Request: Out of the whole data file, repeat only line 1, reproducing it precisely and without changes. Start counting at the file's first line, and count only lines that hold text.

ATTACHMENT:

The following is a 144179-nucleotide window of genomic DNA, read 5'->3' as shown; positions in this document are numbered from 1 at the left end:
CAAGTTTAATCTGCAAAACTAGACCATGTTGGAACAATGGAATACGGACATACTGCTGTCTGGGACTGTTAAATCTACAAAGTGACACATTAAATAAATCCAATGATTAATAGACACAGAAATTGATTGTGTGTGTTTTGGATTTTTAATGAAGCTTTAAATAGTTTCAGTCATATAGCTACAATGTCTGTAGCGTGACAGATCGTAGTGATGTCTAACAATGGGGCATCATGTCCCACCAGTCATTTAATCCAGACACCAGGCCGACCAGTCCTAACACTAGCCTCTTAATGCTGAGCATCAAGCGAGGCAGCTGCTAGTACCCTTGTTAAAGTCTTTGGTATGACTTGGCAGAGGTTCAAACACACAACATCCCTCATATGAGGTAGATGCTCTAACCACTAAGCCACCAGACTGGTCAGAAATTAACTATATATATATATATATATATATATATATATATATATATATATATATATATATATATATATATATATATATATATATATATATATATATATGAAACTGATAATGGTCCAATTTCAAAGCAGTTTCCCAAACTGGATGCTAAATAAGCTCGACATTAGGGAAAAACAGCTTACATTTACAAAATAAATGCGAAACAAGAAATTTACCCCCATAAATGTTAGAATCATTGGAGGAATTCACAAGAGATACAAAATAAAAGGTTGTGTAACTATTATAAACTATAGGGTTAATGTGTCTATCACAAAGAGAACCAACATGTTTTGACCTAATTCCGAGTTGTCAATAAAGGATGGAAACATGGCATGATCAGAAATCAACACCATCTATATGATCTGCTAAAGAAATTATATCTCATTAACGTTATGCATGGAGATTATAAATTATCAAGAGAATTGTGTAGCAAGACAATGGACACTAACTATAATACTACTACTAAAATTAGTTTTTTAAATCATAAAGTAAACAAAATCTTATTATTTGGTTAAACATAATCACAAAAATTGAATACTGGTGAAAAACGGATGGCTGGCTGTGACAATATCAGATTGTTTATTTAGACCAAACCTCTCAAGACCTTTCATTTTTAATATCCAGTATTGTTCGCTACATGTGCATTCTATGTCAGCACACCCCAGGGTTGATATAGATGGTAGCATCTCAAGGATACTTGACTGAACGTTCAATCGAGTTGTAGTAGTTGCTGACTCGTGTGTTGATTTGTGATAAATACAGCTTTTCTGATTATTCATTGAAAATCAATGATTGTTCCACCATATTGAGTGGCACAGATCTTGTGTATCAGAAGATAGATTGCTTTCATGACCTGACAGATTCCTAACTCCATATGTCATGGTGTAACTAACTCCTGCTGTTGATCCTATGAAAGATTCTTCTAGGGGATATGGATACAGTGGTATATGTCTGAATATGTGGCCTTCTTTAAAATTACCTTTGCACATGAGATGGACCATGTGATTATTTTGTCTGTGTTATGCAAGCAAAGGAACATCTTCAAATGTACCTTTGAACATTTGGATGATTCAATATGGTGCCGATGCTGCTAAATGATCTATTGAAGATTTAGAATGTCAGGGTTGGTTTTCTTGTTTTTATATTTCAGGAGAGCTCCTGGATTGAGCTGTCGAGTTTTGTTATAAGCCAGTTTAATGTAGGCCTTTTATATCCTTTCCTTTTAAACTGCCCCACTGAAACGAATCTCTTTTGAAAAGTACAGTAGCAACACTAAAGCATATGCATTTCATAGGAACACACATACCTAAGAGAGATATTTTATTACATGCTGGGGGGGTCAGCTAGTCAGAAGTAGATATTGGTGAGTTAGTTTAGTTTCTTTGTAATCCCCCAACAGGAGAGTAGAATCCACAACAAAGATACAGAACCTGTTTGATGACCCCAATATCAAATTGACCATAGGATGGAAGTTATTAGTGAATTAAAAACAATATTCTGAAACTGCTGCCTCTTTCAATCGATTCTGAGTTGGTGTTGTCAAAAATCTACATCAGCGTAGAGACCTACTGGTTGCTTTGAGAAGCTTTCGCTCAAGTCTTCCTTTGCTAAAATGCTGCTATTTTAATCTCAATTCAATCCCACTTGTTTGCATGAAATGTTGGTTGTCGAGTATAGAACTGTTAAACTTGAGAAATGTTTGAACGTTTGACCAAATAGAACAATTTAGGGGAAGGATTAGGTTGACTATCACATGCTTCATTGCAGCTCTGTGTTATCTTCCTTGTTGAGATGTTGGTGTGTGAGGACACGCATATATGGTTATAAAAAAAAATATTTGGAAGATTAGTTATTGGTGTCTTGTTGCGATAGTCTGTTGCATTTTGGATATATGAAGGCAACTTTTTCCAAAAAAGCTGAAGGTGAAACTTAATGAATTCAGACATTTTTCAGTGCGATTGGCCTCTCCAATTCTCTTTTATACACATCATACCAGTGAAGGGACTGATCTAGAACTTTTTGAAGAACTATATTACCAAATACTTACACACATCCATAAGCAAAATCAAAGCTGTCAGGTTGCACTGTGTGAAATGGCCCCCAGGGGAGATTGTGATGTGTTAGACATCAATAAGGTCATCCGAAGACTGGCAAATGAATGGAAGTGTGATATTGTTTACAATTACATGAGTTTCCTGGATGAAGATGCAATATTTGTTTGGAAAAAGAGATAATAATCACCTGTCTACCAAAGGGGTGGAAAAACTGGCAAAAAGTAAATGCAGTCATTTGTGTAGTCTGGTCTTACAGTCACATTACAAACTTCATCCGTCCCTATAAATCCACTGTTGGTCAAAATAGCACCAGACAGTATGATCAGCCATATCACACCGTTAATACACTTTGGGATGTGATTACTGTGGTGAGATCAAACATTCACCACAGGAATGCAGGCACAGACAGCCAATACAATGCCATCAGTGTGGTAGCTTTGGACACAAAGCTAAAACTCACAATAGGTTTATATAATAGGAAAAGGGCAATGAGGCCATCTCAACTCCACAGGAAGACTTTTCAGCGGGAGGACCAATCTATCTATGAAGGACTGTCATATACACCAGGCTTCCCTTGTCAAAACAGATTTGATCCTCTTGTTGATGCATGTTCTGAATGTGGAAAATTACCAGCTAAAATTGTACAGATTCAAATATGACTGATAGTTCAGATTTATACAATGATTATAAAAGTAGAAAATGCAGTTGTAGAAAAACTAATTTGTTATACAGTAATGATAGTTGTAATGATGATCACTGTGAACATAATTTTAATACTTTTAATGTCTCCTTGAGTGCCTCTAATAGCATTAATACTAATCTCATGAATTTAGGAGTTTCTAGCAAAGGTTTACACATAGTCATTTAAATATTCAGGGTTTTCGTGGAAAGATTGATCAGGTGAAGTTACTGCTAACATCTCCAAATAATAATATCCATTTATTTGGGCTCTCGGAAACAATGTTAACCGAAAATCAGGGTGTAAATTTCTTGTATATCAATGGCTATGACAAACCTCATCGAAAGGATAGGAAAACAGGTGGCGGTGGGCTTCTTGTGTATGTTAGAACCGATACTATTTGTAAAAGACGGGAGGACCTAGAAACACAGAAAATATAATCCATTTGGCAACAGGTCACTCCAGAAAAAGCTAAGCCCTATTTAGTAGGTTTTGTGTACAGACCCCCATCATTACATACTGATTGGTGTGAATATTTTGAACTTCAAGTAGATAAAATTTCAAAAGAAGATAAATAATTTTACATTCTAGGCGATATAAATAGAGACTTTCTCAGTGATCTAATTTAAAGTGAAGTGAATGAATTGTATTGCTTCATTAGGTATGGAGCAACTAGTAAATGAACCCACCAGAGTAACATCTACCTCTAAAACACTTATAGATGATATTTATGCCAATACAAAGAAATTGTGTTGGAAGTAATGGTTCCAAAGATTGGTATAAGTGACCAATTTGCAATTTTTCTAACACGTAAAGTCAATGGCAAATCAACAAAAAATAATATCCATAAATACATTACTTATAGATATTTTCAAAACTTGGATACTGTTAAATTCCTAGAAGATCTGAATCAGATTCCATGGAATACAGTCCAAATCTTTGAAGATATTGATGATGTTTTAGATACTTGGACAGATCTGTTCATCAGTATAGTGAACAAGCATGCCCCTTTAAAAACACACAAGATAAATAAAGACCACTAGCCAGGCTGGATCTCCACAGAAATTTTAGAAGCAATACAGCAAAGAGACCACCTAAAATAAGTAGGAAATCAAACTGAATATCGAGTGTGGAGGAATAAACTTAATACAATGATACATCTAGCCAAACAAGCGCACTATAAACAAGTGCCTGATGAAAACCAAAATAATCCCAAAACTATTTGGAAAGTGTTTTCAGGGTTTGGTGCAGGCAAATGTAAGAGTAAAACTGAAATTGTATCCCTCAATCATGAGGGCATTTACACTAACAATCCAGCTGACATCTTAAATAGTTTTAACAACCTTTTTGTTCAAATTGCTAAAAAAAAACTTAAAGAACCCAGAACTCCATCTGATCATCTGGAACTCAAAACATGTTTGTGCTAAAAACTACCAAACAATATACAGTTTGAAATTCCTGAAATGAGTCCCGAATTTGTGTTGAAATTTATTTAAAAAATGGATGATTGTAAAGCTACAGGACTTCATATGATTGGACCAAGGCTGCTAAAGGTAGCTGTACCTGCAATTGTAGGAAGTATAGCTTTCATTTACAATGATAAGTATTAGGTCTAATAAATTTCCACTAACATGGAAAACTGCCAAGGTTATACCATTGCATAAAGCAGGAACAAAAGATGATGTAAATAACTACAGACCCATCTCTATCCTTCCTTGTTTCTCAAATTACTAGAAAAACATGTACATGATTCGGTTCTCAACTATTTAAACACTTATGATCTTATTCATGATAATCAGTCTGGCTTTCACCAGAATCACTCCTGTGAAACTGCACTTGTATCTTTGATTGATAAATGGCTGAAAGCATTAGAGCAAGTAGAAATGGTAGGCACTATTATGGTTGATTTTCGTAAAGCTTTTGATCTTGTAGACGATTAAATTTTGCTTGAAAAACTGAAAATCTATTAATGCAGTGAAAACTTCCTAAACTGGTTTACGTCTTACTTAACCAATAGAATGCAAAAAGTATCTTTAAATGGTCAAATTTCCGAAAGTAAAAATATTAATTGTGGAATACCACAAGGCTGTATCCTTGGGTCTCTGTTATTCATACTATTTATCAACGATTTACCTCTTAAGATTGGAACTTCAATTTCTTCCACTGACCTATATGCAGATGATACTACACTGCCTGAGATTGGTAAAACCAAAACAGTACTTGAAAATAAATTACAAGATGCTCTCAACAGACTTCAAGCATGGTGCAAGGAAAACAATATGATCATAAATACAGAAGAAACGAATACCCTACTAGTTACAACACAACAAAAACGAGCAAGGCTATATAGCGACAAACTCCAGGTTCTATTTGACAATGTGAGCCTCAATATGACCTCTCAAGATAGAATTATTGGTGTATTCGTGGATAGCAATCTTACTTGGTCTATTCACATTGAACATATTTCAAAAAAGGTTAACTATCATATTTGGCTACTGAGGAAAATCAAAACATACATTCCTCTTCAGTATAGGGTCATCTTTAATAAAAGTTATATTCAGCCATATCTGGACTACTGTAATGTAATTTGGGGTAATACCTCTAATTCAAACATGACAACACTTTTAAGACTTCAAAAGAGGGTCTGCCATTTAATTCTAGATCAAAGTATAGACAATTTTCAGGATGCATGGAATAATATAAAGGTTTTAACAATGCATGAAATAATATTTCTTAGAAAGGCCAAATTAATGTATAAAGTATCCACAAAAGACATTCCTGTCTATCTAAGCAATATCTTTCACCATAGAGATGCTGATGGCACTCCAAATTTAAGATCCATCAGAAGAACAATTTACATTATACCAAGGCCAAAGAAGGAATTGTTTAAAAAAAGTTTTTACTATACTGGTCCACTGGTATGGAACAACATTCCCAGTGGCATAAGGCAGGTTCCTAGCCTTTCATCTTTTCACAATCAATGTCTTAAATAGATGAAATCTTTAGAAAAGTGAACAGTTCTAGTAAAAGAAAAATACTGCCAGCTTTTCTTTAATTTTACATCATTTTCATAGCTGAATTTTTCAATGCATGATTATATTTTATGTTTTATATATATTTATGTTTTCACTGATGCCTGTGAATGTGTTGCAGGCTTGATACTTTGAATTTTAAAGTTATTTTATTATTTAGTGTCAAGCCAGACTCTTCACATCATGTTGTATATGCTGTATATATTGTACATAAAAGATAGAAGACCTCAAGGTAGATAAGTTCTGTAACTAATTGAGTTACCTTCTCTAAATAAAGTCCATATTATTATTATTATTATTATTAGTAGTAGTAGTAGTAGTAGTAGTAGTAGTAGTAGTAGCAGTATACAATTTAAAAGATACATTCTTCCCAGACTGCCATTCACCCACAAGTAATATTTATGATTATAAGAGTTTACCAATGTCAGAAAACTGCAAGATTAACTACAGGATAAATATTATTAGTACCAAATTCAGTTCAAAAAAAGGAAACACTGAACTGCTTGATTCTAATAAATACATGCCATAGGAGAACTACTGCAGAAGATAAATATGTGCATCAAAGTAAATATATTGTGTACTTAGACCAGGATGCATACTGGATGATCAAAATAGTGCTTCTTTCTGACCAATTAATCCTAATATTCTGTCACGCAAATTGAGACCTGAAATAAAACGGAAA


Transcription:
The following is a 144179-nucleotide window of genomic DNA, read 5'->3' as shown; positions in this document are numbered from 1 at the left end: